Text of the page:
he question of desire ( the desire of lust, love, greed, hatred, and belonging) is ever present in the play and can be found in every character and their interpersonal relations. Ephraim has become a victim of his natural impulse towards greed. He is a very selfish man and has known no love in his life.

He constantly feels cold in the house and seeks for warmth in nature, on his farm or in the barn, sleeping with the animals, trying to overcompensate for something he is psychologically lacking.  Down whar it's restful--whar it's warm--down t' the barn.  I kin talk t' the cows. They know. They know the farm an' me. They'll give me peace. (He turns to go out the door. )I rested. I slept good--down with the cows. They know how t' sleep. They're teachin' me

This cold derives from his heart, which with the years has become like the stones that he clamed to have left his soul on. Waal- ye’ve thirty year o’ me burried in ye- spread out over ye- blood an’ bone an’sweat-rotted away-fertilizin’ ye-richin’ yer soil- prime manure, by God, that’s what i been t’ye! His comfort with the animals, the land and the rocks identifies his close tie with nature. After Abbie, his third wife affirms that Cabot cannot take the land with him, he answers: «(thinks a moment--then reluctantly) No, I calc'late not. after a pause--with a strange passion) But if I could, I would, by the Etarnal! 'R if I could, in my dyin' hour, I'd set it afire an' watch it burn--this house an' every ear o' corn an' every tree down t' the last blade o' hay! I'd sit an' know it was all a-dying with me an' no one else'd ever own what was mine, what I'd made out o' nothin' with my own sweat 'n' blood! (a pause--then he adds with a queer affection) 'Ceptin' the cows. Them I'd turn free. » What can be noted is the lack of affection for his own blood as opposed to the affection he has for his animals.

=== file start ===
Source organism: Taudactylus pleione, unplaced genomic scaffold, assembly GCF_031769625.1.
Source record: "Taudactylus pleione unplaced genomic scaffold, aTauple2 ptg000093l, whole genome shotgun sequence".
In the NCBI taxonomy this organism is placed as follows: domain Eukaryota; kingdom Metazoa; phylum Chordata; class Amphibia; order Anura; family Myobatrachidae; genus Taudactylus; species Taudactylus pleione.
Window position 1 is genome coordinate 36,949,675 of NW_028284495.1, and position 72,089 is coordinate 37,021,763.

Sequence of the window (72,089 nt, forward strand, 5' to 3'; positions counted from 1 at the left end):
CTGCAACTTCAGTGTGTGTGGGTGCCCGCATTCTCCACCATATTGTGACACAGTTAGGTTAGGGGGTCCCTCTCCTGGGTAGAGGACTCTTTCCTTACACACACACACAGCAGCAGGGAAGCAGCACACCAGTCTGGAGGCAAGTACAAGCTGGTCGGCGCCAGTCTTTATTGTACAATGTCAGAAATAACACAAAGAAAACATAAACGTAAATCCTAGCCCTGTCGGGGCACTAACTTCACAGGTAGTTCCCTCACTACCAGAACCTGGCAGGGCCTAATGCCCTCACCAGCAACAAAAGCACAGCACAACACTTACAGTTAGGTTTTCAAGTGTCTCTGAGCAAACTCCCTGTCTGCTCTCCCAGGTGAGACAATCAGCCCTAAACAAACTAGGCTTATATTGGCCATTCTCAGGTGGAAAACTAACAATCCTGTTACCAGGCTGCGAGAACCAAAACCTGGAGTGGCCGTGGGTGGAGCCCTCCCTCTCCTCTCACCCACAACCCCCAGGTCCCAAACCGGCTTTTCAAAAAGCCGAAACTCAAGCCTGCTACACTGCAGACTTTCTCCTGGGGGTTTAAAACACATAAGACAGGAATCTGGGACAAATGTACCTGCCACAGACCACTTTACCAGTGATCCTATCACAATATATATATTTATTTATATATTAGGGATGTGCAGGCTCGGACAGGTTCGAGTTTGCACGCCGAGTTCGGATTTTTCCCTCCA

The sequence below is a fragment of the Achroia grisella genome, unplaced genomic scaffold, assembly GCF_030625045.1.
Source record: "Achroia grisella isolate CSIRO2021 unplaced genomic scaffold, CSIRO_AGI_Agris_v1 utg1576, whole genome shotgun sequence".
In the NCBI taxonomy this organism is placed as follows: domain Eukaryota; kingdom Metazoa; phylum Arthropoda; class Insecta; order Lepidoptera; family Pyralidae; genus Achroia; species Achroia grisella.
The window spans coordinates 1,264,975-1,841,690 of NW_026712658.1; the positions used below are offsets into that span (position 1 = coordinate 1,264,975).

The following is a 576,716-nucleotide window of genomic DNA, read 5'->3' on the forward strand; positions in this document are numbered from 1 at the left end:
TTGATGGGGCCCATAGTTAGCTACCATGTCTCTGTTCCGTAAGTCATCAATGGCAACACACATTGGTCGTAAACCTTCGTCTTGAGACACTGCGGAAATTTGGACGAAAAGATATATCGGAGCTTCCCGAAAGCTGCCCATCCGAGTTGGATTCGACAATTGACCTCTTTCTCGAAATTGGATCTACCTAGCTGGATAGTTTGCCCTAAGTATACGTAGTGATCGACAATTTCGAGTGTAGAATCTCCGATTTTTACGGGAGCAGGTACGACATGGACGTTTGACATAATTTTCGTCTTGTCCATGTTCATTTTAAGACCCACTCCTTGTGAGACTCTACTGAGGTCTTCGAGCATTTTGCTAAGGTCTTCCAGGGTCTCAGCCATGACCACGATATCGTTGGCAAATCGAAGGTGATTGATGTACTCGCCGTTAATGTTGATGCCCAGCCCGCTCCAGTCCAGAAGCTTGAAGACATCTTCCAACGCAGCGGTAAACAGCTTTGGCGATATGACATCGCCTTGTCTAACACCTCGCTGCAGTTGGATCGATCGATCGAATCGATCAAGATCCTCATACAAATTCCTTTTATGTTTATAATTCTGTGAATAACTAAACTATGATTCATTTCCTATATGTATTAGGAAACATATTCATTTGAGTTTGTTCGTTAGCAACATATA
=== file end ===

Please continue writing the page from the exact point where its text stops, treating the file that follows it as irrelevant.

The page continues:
He is not thinking of leaving something to his sons, but rather shows affection towards his animals by expressing his desire that they be set free when he passes, which demonstrates that the root of his desire is to fulfill and to persevere in light of his bond with nature. Further on in that act, he continuous to show his possessiveness by saying that he could have never left it to his wife for she is not he, but he would leave it to his son, for his son is him: I'm yewr wife. That hain't me. A son is me--my blood--mine. Mine ought t' git mine.

An' then it's still mine--even though I be six foot under. D'ye see? » There are plenty of points in the text where Cabot shows the intensity of his tie with his natural environment. He has such high self esteem and he is so fulfilled with his land that he has no feelings of when everybody leaves and he is alone, because he is left with what is of greater value to him, which is nature. That sense of accomplishment and responsibility to his driving force is more meaningful to him than any close proximity to another character in the play. Simon and Peter are Cabot’s older sons from his first marriage.